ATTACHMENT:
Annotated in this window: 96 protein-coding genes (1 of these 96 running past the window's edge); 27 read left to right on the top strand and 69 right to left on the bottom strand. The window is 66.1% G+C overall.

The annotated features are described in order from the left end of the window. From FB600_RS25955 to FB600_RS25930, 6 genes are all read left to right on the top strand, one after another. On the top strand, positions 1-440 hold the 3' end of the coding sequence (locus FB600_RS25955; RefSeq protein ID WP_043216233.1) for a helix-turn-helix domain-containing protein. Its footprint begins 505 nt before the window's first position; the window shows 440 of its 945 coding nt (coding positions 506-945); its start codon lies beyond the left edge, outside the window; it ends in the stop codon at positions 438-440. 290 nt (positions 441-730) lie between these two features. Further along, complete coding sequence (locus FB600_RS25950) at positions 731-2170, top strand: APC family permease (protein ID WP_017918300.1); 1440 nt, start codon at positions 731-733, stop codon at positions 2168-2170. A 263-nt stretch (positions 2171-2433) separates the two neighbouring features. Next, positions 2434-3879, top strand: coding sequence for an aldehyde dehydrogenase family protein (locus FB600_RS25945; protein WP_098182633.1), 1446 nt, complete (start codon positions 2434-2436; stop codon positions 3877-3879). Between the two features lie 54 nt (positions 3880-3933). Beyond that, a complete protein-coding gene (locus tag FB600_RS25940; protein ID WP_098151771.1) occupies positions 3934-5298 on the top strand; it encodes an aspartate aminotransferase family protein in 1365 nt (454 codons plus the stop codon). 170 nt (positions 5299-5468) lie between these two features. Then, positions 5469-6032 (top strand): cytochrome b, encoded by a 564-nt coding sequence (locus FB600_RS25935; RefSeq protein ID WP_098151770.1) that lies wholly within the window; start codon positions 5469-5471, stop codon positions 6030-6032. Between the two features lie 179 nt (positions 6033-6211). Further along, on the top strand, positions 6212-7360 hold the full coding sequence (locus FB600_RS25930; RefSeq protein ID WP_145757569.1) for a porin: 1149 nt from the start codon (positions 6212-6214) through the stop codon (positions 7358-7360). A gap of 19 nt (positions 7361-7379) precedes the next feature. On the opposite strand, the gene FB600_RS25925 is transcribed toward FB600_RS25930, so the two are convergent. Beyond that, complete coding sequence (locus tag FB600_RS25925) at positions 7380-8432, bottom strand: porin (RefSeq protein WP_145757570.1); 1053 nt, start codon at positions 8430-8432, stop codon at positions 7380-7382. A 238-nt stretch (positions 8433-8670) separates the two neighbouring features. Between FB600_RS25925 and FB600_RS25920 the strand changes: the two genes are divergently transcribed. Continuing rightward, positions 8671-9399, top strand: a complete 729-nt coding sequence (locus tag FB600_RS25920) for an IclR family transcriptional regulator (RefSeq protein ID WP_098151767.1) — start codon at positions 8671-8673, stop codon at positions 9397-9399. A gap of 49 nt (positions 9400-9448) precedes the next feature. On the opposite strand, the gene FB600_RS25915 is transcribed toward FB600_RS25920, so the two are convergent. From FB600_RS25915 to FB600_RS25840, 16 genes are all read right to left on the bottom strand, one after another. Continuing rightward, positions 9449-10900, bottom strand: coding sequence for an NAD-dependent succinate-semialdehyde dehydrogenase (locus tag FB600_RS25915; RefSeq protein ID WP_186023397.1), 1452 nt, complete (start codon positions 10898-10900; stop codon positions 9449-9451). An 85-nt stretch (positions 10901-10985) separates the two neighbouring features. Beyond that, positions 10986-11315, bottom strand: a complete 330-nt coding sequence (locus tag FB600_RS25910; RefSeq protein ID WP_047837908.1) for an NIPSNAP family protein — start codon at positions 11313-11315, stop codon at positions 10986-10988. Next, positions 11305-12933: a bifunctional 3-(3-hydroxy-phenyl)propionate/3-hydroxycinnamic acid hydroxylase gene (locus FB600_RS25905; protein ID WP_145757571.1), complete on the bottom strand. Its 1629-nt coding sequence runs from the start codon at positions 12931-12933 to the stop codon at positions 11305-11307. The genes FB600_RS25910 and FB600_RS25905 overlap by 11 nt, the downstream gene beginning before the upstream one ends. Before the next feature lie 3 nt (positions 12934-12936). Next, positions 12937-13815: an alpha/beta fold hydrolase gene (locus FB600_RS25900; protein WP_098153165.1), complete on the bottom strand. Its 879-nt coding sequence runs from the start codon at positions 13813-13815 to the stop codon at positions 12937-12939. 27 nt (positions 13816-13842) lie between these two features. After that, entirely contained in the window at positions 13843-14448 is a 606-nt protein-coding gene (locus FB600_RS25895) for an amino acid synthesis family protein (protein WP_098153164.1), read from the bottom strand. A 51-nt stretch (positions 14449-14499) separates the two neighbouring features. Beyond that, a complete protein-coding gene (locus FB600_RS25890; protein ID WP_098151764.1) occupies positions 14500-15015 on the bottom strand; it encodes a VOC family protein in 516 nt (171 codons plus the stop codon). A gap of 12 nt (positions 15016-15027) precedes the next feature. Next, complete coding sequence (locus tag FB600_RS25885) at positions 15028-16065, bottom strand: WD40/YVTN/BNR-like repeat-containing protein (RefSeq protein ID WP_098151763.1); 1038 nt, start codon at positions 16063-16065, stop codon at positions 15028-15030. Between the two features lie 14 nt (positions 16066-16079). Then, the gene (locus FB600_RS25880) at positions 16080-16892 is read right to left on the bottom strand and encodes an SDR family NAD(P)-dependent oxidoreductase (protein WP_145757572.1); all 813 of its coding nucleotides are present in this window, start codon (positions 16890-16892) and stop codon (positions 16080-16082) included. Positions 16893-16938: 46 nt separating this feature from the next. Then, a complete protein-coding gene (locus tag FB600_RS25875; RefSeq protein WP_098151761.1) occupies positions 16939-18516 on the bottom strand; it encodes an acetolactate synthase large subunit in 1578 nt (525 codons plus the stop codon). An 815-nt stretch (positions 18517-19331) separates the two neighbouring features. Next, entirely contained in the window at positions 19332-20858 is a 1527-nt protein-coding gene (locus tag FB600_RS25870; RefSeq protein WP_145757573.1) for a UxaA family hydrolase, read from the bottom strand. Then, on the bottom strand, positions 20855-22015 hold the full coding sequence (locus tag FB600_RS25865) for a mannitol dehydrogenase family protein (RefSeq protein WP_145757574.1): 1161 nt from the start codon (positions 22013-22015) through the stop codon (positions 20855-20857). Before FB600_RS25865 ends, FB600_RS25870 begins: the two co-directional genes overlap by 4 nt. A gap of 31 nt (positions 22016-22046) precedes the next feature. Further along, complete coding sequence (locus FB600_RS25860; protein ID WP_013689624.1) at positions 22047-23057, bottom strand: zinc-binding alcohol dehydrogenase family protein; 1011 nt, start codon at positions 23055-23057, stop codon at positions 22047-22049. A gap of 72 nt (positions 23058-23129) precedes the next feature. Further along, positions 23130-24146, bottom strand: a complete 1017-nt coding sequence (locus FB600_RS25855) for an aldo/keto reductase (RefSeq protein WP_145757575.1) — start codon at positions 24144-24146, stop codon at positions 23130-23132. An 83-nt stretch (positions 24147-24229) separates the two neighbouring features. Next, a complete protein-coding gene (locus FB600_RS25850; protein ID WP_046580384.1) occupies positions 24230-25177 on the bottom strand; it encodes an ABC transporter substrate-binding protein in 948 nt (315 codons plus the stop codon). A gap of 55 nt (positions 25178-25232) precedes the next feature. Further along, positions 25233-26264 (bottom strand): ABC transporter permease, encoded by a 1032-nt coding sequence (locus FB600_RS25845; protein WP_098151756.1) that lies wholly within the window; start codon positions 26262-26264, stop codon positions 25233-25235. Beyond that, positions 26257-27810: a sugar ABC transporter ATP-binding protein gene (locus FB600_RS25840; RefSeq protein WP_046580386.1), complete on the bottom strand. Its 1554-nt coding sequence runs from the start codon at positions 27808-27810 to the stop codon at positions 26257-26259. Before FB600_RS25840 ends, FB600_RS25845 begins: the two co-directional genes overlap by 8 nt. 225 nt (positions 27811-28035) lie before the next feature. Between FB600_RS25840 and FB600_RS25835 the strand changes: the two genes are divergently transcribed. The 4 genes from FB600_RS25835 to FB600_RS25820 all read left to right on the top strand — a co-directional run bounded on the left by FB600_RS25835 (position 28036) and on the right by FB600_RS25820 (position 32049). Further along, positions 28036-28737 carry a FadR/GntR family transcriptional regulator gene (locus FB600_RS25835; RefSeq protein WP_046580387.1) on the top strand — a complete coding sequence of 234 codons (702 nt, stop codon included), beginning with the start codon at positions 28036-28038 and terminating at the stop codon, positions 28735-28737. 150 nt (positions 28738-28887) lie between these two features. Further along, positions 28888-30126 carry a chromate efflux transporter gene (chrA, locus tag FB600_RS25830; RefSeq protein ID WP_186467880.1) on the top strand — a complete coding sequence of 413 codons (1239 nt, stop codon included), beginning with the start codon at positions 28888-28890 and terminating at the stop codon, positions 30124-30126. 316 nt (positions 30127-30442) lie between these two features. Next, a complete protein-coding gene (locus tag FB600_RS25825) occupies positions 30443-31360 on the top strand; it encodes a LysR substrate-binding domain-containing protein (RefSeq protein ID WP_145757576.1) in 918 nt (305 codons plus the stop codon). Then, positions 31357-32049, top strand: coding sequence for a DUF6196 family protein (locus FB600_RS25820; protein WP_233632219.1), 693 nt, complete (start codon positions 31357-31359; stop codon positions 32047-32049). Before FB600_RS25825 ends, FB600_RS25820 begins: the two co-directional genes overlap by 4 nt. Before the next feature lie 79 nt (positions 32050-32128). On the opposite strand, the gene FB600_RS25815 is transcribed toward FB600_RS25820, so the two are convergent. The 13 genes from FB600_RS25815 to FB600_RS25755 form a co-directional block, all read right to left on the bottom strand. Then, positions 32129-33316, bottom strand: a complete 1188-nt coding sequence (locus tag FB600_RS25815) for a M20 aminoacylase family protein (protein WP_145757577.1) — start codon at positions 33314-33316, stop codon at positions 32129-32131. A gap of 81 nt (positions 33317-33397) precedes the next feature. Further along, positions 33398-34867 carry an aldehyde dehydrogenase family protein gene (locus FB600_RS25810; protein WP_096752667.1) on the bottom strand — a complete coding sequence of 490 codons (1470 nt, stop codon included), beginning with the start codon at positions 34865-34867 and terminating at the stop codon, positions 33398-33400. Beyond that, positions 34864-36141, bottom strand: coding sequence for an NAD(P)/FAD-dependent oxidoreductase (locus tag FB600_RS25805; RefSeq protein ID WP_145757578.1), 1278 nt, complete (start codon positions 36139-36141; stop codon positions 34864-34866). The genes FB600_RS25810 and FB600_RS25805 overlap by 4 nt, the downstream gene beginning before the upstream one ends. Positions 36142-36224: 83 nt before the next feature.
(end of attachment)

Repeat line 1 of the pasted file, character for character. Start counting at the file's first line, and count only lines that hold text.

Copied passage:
Annotated in this window: 96 protein-coding genes (1 of these 96 running past the window's edge); 27 read left to right on the top strand and 69 right to left on the bottom strand. The window is 66.1% G+C overall.